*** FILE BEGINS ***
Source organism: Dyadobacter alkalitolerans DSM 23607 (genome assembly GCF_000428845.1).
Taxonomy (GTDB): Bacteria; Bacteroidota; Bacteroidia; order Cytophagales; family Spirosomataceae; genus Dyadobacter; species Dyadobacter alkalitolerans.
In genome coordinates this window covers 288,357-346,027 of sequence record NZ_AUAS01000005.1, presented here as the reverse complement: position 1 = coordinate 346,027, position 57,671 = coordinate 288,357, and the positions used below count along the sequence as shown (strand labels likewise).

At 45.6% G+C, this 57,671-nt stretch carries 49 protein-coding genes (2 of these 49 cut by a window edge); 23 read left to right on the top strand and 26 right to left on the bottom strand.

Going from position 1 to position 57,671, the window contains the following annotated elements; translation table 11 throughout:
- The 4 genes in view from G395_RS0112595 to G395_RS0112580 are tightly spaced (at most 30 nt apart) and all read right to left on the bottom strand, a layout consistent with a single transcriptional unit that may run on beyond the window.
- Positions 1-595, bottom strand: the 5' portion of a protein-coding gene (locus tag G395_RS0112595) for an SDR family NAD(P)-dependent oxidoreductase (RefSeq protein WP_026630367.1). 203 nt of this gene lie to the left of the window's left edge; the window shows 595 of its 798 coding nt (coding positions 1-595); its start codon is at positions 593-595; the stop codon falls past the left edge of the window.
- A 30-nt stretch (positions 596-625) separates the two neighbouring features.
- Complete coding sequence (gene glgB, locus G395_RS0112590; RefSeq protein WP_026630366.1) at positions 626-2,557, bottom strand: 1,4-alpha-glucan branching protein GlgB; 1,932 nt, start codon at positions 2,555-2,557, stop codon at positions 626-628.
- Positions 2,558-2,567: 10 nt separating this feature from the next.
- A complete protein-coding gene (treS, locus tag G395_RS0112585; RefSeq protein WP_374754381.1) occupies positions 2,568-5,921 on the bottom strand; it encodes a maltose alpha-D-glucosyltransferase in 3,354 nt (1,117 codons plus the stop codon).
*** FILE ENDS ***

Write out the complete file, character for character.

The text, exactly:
Source organism: Dyadobacter alkalitolerans DSM 23607 (genome assembly GCF_000428845.1).
Taxonomy (GTDB): Bacteria; Bacteroidota; Bacteroidia; order Cytophagales; family Spirosomataceae; genus Dyadobacter; species Dyadobacter alkalitolerans.
In genome coordinates this window covers 288,357-346,027 of sequence record NZ_AUAS01000005.1, presented here as the reverse complement: position 1 = coordinate 346,027, position 57,671 = coordinate 288,357, and the positions used below count along the sequence as shown (strand labels likewise).

At 45.6% G+C, this 57,671-nt stretch carries 49 protein-coding genes (2 of these 49 cut by a window edge); 23 read left to right on the top strand and 26 right to left on the bottom strand.

Going from position 1 to position 57,671, the window contains the following annotated elements; translation table 11 throughout:
- The 4 genes in view from G395_RS0112595 to G395_RS0112580 are tightly spaced (at most 30 nt apart) and all read right to left on the bottom strand, a layout consistent with a single transcriptional unit that may run on beyond the window.
- Positions 1-595, bottom strand: the 5' portion of a protein-coding gene (locus tag G395_RS0112595) for an SDR family NAD(P)-dependent oxidoreductase (RefSeq protein WP_026630367.1). 203 nt of this gene lie to the left of the window's left edge; the window shows 595 of its 798 coding nt (coding positions 1-595); its start codon is at positions 593-595; the stop codon falls past the left edge of the window.
- A 30-nt stretch (positions 596-625) separates the two neighbouring features.
- Complete coding sequence (gene glgB, locus G395_RS0112590; RefSeq protein WP_026630366.1) at positions 626-2,557, bottom strand: 1,4-alpha-glucan branching protein GlgB; 1,932 nt, start codon at positions 2,555-2,557, stop codon at positions 626-628.
- Positions 2,558-2,567: 10 nt separating this feature from the next.
- A complete protein-coding gene (treS, locus tag G395_RS0112585; RefSeq protein WP_374754381.1) occupies positions 2,568-5,921 on the bottom strand; it encodes a maltose alpha-D-glucosyltransferase in 3,354 nt (1,117 codons plus the stop codon).